Saturday, January 3, 2009

Your death, cheerily explained

Oy. Doc Rubin has barely gotten blogging underway, and he’s already having issues with length. (He’s also referring to himself in the third person, which is never a good sign. Call it a weird homage of sorts to Roland Burris.) I’m working on an entry I’m calling “Has Medicine Become Industrialized?” but it’s becoming interminably long, so I’ve decided to put it on hold for the moment and provide something shorter and sweeter. At least I think it will be shorter and sweeter.

What are you going to die from? What are you worried about dying from?

Leaving aside the issue of ending questions with prepositions, the two are not altogether the same questions, as you could guess. For the moment, let’s just play with the first one so that we can have some sort of perspective on the second. Okay class, it’s quiz time:

First, how many people die every year in the US?
Second, what is the biggest killer, and how many people die from it?
Third, can you now list #2 through #5?
(Bonus question, round I: what were the top five causes of death 100 years ago?)
(Bonus question, round II: how many people are born in the US each year?)

Give yourself, I don’t know, say, five minutes. No cheating on google though.

Allright. You’re very on top of things (or you’re incredibly geeky) if you know that about 2.5 million people die every year in the US. That’s not really so important but I include the number as a reference point.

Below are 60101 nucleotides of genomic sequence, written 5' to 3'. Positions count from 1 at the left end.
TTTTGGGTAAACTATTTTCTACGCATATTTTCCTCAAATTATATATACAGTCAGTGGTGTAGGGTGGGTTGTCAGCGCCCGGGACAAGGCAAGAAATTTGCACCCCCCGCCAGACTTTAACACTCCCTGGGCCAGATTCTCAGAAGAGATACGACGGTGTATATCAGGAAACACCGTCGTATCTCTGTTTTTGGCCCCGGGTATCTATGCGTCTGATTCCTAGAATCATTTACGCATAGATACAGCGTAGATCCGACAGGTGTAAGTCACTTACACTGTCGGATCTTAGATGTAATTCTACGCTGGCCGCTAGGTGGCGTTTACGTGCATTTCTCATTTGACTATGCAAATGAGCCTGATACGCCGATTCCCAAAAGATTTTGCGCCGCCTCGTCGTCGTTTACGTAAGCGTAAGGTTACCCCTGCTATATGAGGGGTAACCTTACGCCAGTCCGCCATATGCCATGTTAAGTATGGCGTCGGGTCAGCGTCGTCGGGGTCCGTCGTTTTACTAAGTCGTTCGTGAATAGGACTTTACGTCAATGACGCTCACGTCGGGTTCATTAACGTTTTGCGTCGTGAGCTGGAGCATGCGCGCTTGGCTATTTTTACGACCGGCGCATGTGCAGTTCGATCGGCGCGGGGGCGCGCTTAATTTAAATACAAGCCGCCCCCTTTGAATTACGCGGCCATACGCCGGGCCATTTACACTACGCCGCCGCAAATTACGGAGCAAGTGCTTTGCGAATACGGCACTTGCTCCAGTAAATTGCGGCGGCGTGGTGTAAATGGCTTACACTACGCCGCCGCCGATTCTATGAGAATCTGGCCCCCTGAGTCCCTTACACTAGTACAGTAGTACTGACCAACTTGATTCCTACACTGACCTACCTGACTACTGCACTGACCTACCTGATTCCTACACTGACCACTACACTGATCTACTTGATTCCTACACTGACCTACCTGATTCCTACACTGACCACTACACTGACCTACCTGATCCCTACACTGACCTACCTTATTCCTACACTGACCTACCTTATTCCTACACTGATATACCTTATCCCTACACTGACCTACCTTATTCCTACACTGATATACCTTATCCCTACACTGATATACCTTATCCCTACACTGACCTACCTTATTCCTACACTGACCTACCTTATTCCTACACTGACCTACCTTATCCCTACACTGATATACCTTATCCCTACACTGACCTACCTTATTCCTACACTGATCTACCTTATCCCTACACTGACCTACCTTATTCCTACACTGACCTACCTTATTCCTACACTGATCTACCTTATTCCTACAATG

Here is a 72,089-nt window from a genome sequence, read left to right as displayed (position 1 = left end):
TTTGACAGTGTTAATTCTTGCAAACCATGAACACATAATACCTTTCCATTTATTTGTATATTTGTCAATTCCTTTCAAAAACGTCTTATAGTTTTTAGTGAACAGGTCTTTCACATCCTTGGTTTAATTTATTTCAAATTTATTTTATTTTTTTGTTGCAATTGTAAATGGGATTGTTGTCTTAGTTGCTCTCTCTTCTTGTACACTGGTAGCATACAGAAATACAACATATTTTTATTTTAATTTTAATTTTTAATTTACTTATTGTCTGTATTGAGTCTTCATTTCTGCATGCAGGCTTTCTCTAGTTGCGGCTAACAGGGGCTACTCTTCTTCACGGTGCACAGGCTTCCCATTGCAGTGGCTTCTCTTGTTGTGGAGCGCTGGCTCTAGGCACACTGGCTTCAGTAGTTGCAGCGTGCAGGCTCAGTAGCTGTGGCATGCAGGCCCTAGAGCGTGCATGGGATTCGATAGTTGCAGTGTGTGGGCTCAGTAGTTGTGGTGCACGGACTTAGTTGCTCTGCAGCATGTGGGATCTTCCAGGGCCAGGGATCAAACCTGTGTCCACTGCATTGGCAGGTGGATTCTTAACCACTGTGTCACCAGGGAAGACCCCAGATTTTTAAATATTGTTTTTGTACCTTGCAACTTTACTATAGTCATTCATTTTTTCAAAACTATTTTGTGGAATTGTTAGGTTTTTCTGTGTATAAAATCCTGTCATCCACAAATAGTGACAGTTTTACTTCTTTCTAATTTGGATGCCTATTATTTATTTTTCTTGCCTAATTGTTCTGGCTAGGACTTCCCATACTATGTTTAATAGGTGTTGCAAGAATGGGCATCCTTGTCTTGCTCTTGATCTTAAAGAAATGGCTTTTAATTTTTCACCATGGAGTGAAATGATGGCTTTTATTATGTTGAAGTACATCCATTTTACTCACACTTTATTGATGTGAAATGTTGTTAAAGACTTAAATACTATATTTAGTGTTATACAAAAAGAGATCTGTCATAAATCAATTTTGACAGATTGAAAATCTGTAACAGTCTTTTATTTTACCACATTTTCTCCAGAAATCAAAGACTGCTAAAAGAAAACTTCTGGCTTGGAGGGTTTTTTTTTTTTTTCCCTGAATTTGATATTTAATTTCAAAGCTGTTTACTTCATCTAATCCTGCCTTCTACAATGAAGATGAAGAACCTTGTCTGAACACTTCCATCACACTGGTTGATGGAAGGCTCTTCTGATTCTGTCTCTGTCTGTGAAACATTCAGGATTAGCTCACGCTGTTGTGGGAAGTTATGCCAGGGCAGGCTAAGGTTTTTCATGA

As to leading causes of death, feel proud of yourself; you got the first one right: heart disease. About 650,000 people—just about one-quarter—of people in the US die from this. Number two? Yes, most of you I imagine are still doing good: cancer (all forms combined), which clocks in at just over 550,000. I want to break the cancer numbers down in a bit but let’s put that on hold. Number three cause of death is stroke, at just under 150,000 (or, importantly, a big dropoff). Number four you’re not likely to get unless you’re involved in medicine in some way, shape or form: it’s “chronic lower respiratory diseases,” usually in the form of emphysema, which claims 130,000 victims annually. To round out our top five we encounter the grab-bag “accidents,” which covers car crashes and whatnot; just under 120,000 people fall into this unfortunate group. Thus, these top five causes of death account for about 65 percent of all deaths in the US.

Why am I going over these numbers? Because you can lower your risk of dying from these diseases in every category, and do so without any fancy-shmancy whiz-gidget medical tools or reading Deepak Chopra’s latest literary flatulence. Stop smoking: that reduces four risks (heart disease, lung cancer among others, stroke, and respiratory disease). Lose weight, be more active, and eat less: that takes care of at least two (heart disease and stroke), and possibly drops your risk of cancer. Don’t speed: don’t think I need to explain that one, or outline any of the other risky behaviors that can get you killed. You get the idea.